USCGC Ivy (WLB-329)

Career
Name: USS Barbican (ACM-5)
Builder: Marietta Manufacturing Company, Point Pleasant, West Virginia
Laid down: as USAMP Col. George Armistead for the U.S. Army
Acquired: 6 January 1945
Commissioned: 24 March 1945
Decommissioned: 12 June 1946
Reclassified: ACM-5, 19 January 1945
Struck: 19 July 1946
Fate: Transferred to the Coast Guard, 18 June 1946, USCGC Ivy (WBL 329), acquired 1969 by Foss Maritime renamed as the Agnes Foss.[1]
General characteristics
Class & type:
Displacement: 1,320 long tons (1,341 t) full
Length: 188 ft 2 in (57.35 m)
Beam: 37 ft (11 m)
Draft: 12 ft 6 in (3.81 m)
Speed: 12.5 knots (23.2 km/h; 14.4 mph)
Complement: 69
Armament: 1 × 40 mm gun[2]

USS Barbican (ACM-5) was a in the United States Navy.

Barbican was constructed as the Army Mine planter USAMP Col. George Armistead (MP-3) by the Marietta Manufacturing Co. at Point Pleasant, West Virginia and delivered to the U.S. Army in December 1942.[3] The ship was acquired by the U.S. Navy from the Army Coast Artillery at Charleston, South Carolina, on 6 January 1945; renamed Barbican and designated an auxiliary minelayer, ACM-5, on 19 January 1945; converted for naval service by the Charleston Navy Yard; and placed in commission there on 24 March 1945, Lt. Comdr. Alexander Anderson, Jr., in command.

Service history

U.S. Navy

Following shakedown training out of Charleston, South Carolina, between 31 March and 24 April, Barbican arrived in the Pacific late in the summer of 1945 too late to participate in the war against Japan. In fact, Barbican did not depart Pearl Harbor and head for the western Pacific until 17 August, two days after the Japanese capitulation ended hostilities. On her way west, the auxiliary minelayer made one stop at Midway Island before arriving at Saipan in the Marianas on 20 September.

There, she reported for duty with the Commander, Minecraft, Pacific Fleet. For a little more than a month, she served as tender and flagship for a squadron of motor minesweepers (YMS), performing those duties both at Saipan and at Okinawa. Late in October, the ship moved from Okinawa to Sasebo, where she took part in the postwar occupation of Japan. That assignment lasted until 24 February 1946, when she headed back to the United States reporting to the Commandant, 12th Naval District, late in April 1946 for duty pending inactivation. Barbican was placed out of commission at San Francisco, on 12 June 1946 and was transferred simultaneously to the U.S. Coast Guard. Her name was struck from the Navy list on 19 July 1946.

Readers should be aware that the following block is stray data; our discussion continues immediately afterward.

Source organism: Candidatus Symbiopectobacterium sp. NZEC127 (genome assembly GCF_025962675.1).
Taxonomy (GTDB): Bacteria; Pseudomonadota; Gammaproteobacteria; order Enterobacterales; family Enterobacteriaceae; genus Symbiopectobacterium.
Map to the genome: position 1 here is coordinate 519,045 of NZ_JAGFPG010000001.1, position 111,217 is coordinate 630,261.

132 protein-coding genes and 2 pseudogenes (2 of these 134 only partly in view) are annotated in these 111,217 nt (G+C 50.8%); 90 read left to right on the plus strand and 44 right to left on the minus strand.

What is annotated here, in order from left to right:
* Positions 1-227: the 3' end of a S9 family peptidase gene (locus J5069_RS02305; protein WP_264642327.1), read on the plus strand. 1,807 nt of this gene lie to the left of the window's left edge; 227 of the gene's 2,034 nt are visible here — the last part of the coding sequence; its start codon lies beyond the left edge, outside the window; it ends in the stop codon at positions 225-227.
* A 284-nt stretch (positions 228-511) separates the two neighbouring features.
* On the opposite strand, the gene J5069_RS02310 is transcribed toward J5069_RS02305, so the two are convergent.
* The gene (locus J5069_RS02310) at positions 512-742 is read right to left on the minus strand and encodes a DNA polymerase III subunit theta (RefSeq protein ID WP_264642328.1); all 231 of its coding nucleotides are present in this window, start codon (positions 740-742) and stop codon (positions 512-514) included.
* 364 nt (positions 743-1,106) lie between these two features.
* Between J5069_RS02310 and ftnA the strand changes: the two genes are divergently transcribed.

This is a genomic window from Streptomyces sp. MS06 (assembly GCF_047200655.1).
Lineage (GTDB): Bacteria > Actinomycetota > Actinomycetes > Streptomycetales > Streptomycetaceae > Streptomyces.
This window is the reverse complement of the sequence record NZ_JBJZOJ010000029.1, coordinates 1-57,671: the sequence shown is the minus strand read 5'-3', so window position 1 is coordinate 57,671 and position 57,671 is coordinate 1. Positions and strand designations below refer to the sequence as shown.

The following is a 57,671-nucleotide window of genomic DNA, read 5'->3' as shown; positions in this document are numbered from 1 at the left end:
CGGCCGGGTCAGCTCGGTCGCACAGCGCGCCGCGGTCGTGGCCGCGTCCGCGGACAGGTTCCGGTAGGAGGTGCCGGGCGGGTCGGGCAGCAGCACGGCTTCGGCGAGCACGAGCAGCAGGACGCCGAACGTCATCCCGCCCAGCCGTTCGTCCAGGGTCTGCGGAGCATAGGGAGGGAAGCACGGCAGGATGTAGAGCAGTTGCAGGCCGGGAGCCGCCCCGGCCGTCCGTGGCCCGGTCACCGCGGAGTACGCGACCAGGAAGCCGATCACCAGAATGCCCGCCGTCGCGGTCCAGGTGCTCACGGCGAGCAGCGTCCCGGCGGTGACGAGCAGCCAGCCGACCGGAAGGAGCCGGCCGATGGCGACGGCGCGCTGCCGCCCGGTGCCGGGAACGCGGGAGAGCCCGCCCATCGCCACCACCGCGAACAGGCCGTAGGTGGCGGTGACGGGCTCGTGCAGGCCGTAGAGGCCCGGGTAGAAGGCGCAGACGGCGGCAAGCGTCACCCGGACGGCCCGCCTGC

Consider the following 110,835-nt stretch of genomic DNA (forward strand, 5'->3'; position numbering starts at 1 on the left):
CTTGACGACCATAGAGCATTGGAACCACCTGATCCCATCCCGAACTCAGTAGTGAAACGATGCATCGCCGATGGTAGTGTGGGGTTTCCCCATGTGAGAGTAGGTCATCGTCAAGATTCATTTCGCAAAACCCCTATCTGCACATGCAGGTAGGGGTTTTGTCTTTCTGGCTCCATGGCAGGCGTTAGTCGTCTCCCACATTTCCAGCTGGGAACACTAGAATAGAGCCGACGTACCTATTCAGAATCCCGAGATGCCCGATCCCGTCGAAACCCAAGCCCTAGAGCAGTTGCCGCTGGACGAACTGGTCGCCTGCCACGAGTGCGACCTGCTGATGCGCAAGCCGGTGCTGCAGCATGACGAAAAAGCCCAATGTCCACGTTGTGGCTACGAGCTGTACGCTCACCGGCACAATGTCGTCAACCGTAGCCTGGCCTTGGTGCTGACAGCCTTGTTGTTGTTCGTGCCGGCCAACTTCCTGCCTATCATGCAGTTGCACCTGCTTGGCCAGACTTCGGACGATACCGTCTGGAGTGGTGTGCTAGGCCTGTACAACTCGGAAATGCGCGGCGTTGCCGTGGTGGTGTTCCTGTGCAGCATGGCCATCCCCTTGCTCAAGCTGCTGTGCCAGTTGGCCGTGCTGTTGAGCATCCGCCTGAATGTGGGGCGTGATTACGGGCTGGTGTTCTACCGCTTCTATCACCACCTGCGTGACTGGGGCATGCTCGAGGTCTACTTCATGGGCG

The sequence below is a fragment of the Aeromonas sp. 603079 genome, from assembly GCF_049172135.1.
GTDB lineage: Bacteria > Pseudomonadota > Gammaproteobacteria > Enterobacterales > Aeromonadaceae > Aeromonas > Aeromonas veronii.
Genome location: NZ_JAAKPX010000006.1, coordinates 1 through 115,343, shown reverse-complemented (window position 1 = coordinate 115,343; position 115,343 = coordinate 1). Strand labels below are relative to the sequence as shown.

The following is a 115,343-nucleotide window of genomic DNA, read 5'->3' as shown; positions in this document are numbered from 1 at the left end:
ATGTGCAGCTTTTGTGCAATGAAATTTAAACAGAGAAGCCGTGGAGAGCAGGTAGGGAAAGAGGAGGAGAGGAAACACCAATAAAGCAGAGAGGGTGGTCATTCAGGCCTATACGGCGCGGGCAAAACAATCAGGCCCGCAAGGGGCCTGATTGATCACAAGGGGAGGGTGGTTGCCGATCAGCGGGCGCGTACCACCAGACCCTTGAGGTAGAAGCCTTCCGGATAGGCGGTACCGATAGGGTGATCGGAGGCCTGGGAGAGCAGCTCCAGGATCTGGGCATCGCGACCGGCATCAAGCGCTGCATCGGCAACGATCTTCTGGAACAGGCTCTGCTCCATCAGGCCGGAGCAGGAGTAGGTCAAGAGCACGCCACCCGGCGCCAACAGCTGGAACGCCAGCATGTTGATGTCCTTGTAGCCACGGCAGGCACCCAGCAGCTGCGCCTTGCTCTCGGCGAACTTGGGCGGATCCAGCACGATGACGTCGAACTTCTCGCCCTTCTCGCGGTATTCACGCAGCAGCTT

U.S. Coast Guard

The ship entered service with the Coast Guard in 1947 as the fourth tender named Ivy (WLB / WAGL-329) and stationed at Miami, Florida tending aids to navigation and assisting in search and rescue or law enforcement when needed. On 29 June 1951 Ivy transferred to Portland, Oregon for the remainder of her Coast Guard service. Ivy decommissioned on 26 November 1969.[4] The vessel was then acquired by Foss Maritime and renamed as the Agnes Foss, the second ex Army mine planter of the name Col. George Armistead to be operated by Foss as Agnes Foss.[1][5]


References

This article incorporates text from the here.

See also

External links

  • NavSource Online: Mine Warfare Vessel Photo Archive – USCGC Ivy (WBL 329) – ex-USCGC Ivy (WAGL 329) – ex-Barbicon (ACM 5) – ex-Colonel George Armistead
  • Ivy, 1947 ACM-5; WLB / WAGL-329 ex-Barbican; ex-Colonel George Armistead
  • Army Ships -- The Ghost Fleet - Coast Artillery Corps - Army Mine Planter Service
  • Dictionary of American Naval Fighting Ships
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